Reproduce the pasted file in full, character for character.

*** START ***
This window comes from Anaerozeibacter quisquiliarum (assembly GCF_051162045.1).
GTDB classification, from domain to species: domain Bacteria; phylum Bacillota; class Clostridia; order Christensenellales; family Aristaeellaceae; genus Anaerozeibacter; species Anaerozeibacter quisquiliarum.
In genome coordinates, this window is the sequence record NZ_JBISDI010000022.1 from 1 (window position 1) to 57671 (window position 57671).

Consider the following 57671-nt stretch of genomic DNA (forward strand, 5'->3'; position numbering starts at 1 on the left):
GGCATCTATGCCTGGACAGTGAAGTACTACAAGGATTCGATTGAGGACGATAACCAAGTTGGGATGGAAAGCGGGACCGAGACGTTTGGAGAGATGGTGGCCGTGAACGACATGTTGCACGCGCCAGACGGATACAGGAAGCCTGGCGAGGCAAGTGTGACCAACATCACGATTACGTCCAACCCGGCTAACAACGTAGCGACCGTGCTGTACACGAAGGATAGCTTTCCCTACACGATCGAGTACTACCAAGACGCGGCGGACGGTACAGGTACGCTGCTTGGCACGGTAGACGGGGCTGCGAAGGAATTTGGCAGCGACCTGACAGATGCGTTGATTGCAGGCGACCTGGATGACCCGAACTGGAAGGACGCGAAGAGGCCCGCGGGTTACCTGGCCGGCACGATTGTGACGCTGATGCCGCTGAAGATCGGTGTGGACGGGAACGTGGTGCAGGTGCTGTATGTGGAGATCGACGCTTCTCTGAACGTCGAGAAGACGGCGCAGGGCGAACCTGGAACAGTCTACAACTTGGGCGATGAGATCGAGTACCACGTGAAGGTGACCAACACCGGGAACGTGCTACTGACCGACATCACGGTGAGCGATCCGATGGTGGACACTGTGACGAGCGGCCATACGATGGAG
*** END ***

This window comes from Anaerozeibacter quisquiliarum (assembly GCF_051162045.1).
GTDB classification, from domain to species: domain Bacteria; phylum Bacillota; class Clostridia; order Christensenellales; family Aristaeellaceae; genus Anaerozeibacter; species Anaerozeibacter quisquiliarum.
In genome coordinates, this window is the sequence record NZ_JBISDI010000022.1 from 1 (window position 1) to 57671 (window position 57671).

Consider the following 57671-nt stretch of genomic DNA (forward strand, 5'->3'; position numbering starts at 1 on the left):
GGCATCTATGCCTGGACAGTGAAGTACTACAAGGATTCGATTGAGGACGATAACCAAGTTGGGATGGAAAGCGGGACCGAGACGTTTGGAGAGATGGTGGCCGTGAACGACATGTTGCACGCGCCAGACGGATACAGGAAGCCTGGCGAGGCAAGTGTGACCAACATCACGATTACGTCCAACCCGGCTAACAACGTAGCGACCGTGCTGTACACGAAGGATAGCTTTCCCTACACGATCGAGTACTACCAAGACGCGGCGGACGGTACAGGTACGCTGCTTGGCACGGTAGACGGGGCTGCGAAGGAATTTGGCAGCGACCTGACAGATGCGTTGATTGCAGGCGACCTGGATGACCCGAACTGGAAGGACGCGAAGAGGCCCGCGGGTTACCTGGCCGGCACGATTGTGACGCTGATGCCGCTGAAGATCGGTGTGGACGGGAACGTGGTGCAGGTGCTGTATGTGGAGATCGACGCTTCTCTGAACGTCGAGAAGACGGCGCAGGGCGAACCTGGAACAGTCTACAACTTGGGCGATGAGATCGAGTACCACGTGAAGGTGACCAACACCGGGAACGTGCTACTGACCGACATCACGGTGAGCGATCCGATGGTGGACACTGTGACGAGCGGCCATACGATGGAG